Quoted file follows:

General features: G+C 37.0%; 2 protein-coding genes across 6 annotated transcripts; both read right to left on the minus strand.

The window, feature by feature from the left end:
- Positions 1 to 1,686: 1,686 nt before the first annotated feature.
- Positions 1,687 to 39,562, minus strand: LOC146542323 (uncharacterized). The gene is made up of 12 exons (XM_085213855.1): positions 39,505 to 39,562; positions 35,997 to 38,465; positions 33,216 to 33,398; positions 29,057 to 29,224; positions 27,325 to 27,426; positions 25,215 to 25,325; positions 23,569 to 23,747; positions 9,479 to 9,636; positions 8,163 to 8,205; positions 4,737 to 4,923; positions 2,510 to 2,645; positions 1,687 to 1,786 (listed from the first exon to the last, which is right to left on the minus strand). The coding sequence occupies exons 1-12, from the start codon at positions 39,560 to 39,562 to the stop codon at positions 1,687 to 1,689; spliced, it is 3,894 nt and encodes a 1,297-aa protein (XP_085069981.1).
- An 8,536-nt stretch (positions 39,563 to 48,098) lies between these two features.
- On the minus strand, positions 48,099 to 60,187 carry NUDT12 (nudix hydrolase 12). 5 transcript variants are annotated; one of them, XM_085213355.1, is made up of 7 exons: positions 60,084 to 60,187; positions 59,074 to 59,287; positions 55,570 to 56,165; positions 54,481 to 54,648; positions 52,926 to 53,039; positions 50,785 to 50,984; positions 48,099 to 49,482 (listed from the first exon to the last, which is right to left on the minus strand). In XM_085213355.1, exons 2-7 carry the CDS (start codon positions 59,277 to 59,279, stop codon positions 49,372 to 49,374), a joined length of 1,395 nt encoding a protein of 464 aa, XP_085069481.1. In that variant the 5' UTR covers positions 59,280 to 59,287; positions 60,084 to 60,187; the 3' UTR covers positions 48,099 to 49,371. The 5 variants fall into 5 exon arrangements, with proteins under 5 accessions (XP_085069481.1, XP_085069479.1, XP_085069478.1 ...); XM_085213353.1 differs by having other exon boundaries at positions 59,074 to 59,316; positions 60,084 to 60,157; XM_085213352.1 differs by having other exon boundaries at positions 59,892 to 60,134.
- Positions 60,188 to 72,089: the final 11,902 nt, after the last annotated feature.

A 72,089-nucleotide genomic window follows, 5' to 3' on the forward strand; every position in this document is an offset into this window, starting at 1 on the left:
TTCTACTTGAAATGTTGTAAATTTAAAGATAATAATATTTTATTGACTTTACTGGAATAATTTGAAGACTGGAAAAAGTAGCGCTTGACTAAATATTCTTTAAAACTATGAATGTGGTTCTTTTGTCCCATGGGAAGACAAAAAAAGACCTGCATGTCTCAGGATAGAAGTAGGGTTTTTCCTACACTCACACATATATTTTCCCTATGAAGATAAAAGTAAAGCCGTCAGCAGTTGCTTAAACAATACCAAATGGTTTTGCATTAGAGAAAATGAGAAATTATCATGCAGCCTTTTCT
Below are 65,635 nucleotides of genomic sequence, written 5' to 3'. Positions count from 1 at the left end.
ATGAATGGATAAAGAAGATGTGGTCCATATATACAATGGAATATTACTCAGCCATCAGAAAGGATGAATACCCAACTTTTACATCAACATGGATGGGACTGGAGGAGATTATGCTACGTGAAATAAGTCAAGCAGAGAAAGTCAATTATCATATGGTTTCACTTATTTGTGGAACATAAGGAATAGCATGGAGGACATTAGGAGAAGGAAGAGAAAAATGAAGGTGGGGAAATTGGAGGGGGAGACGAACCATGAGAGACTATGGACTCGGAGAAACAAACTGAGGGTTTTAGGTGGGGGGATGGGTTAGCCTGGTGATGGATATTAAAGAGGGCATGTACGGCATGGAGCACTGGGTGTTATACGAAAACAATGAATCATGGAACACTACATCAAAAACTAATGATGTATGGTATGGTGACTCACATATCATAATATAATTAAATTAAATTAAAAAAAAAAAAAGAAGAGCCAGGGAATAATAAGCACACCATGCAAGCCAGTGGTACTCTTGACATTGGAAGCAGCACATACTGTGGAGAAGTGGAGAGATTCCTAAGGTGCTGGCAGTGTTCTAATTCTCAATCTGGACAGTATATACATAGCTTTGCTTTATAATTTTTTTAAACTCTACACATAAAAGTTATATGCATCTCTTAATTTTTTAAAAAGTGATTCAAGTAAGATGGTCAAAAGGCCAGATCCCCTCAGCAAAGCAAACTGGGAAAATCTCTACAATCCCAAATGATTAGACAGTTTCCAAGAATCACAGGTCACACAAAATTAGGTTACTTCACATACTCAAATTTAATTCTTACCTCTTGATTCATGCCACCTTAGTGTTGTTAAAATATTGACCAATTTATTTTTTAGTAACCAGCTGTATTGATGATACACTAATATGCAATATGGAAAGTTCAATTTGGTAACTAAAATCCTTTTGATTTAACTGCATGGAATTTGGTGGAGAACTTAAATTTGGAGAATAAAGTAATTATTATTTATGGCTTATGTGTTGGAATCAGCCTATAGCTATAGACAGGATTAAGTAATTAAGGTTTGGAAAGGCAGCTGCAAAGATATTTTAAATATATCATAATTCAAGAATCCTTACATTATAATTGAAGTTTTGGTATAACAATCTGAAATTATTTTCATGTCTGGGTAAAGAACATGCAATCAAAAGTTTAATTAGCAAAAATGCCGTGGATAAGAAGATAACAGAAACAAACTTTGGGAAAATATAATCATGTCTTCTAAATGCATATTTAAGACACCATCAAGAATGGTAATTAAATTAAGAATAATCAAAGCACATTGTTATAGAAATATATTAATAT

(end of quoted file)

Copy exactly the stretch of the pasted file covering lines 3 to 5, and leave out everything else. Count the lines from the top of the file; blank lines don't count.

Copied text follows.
- Positions 1 to 1,686: 1,686 nt before the first annotated feature.
- Positions 1,687 to 39,562, minus strand: LOC146542323 (uncharacterized). The gene is made up of 12 exons (XM_085213855.1): positions 39,505 to 39,562; positions 35,997 to 38,465; positions 33,216 to 33,398; positions 29,057 to 29,224; positions 27,325 to 27,426; positions 25,215 to 25,325; positions 23,569 to 23,747; positions 9,479 to 9,636; positions 8,163 to 8,205; positions 4,737 to 4,923; positions 2,510 to 2,645; positions 1,687 to 1,786 (listed from the first exon to the last, which is right to left on the minus strand). The coding sequence occupies exons 1-12, from the start codon at positions 39,560 to 39,562 to the stop codon at positions 1,687 to 1,689; spliced, it is 3,894 nt and encodes a 1,297-aa protein (XP_085069981.1).
- An 8,536-nt stretch (positions 39,563 to 48,098) lies between these two features.